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Watches Jewellery A Grand Time: The Role Exhibitions Played In Patek Philippe's Glittering History

A Grand Time: The Role Exhibitions Played In Patek Philippe's Glittering History

The Star Caliber 2000 is a proud milestone in the history of watchmaking
The Star Caliber 2000 is a proud milestone in the history of watchmaking
By Christian Barker
November 04, 2019
Exhibitions, like the one the iconic watchmaker is currently hosting in Singapore, have played a key role in the history of Patek Philippe

Although the company name of Patek, Philippe & Cie wasn’t registered until 1851, the two founders of the storied watchmaker in fact first came together in 1844. It was thanks to a fortuitous encounter at that year’s Products of Industry Exhibition in Paris that one of the most legendary partnerships in the history of horology was born.

French watchmaking prodigy Jean Adrien Philippe had been awarded a prize at the exhibition for the invention of a system that allowed pocket watches to be wound with an integrated stem, rather than an independent key. This remarkable, patented innovation—the basis for the stemwinding system that remains standard in most watches made to this day—brought Philippe to the attention of a Geneva-based, Polish-born entrepreneur named Antoine Norbert de Patek.

The former soldier, who’d been a decorated officer in the Polish cavalry, operated a business under the moniker of Patek & Cie, producing around 200 timepieces per year. But he was unhappy with his technical partner, watchmaker François Czapek, whom he found unreliable and unimaginative. In Jean Adrien Philippe, Patek felt he’d found a more conscientious, inventive collaborator. He swiftly split with Czapek, convinced Philippe to move to Geneva, and together, the duo set about taking the company to new heights.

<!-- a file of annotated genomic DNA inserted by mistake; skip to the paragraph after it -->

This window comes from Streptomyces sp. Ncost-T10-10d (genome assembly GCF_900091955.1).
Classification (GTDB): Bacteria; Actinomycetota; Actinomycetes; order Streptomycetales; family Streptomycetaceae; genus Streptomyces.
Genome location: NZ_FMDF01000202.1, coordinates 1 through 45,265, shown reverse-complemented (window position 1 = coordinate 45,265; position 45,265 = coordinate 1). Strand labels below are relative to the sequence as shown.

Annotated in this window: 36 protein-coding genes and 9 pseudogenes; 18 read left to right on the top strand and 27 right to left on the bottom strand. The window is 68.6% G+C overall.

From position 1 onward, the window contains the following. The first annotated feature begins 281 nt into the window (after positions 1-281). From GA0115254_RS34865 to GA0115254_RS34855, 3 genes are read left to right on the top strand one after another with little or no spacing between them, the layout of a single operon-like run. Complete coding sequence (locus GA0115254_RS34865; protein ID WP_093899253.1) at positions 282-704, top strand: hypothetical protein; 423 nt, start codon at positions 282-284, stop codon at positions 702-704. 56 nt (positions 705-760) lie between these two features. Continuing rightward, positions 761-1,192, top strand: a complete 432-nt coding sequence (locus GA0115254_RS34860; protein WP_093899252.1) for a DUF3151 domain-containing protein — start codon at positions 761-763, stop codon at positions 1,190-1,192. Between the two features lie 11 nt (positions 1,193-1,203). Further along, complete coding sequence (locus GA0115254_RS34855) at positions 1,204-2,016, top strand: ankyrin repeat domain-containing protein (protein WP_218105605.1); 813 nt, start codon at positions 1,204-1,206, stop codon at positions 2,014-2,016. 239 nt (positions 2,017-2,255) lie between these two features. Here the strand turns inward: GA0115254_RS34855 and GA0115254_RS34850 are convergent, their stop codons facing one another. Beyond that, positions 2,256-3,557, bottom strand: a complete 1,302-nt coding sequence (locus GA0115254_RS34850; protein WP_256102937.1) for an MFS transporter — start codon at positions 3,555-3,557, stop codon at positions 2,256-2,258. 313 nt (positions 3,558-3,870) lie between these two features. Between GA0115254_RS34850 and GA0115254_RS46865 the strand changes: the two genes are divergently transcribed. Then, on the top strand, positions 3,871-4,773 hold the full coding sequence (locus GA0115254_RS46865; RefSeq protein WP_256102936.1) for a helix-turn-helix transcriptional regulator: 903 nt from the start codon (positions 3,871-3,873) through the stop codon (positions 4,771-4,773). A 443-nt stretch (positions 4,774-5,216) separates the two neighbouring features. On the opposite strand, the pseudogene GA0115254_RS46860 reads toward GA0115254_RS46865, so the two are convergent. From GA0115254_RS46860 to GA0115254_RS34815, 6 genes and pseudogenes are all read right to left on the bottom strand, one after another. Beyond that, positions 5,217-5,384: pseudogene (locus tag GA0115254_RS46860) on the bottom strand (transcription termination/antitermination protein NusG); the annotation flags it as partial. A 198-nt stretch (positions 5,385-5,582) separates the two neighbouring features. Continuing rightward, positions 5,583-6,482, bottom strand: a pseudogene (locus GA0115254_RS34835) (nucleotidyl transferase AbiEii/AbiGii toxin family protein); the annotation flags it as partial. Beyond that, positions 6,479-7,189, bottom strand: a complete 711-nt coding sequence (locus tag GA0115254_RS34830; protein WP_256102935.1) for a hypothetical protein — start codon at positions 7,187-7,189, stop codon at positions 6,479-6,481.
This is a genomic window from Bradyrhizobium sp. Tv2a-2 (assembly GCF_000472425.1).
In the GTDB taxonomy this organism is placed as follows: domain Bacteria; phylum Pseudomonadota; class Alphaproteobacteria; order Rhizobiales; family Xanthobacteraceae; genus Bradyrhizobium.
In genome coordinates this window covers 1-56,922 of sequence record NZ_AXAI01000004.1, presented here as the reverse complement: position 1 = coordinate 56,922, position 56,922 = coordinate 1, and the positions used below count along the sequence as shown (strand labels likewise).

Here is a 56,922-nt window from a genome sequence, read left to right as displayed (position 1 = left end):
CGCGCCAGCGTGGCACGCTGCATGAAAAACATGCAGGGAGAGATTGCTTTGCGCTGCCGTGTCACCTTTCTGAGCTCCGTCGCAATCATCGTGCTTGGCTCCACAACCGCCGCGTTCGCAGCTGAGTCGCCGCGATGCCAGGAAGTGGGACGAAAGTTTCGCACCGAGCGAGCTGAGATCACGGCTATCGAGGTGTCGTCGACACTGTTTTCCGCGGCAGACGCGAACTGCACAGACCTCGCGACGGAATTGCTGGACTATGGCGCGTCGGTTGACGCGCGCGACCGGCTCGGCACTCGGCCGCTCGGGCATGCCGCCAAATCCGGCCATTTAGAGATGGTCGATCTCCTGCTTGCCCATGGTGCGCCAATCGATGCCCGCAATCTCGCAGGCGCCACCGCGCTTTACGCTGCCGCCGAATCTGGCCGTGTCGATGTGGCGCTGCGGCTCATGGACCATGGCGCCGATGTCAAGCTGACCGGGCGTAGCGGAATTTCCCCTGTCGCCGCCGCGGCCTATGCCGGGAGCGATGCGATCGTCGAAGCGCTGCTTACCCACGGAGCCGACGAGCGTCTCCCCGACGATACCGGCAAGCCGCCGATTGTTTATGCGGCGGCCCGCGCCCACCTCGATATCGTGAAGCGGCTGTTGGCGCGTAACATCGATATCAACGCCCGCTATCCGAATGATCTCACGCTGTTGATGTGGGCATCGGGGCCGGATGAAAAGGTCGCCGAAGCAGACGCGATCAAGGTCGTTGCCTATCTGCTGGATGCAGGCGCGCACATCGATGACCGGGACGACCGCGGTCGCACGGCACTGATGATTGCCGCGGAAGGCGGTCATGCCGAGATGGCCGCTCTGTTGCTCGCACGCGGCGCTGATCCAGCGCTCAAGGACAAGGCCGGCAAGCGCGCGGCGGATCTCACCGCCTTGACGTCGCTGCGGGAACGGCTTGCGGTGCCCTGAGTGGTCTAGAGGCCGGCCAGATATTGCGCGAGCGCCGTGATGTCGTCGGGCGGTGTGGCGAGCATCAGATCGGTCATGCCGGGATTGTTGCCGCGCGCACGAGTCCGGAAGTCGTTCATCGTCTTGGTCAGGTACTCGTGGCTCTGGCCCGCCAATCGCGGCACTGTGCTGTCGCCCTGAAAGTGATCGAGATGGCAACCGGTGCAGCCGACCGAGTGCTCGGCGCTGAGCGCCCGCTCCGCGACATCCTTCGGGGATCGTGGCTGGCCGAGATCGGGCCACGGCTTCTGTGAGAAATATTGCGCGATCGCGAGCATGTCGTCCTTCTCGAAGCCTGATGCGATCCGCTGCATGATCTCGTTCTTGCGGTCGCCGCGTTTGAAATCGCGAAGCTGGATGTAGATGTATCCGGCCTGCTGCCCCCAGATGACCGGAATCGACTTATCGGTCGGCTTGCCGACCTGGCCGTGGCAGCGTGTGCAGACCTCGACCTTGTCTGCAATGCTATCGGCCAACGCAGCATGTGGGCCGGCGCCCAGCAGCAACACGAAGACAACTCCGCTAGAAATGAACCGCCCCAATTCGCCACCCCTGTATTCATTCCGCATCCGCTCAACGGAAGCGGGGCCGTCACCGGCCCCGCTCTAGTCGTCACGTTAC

See also: These Vintage Rolex Watches May Be The Most Expensive Ever Sold

The very first Patek Philippe wristwatch in yellow gold set with diamonds (Photo: Courtesy of Patek Philippe)
The very first Patek Philippe wristwatch in yellow gold set with diamonds (Photo: Courtesy of Patek Philippe)

Royal Treatment

The year the business name was officially changed to Patek, Philippe & Cie, the watchmaker took part in another exhibition, which would prove pivotal to its future fortunes. At the 1851 Great Exhibition of the Works of Industry of All Nations in London, where curiosities and inventions from across the world were showcased to an awestruck Victorian public, Patek Philippe proved the highlight of the Swiss concession, wowing attendees with its stunning timepieces. These included chiming minute repeaters, touch watches for the visually impaired, watches featuring date functions, and the smallest watch ever made, with a movement of just 3/10 of an inch.

See also: These Vintage Rolex Watches May Be The Most Expensive Ever Sold

The exhibition fell under the patronage of Queen Victoria and Prince Albert, who were so taken by Philippe’s exquisite creations that they each acquired a timepiece—Victoria purchasing a pendant watch, Alfred a pocket watch: a yellow-gold hunter-cased chronometer with a repeater mechanism.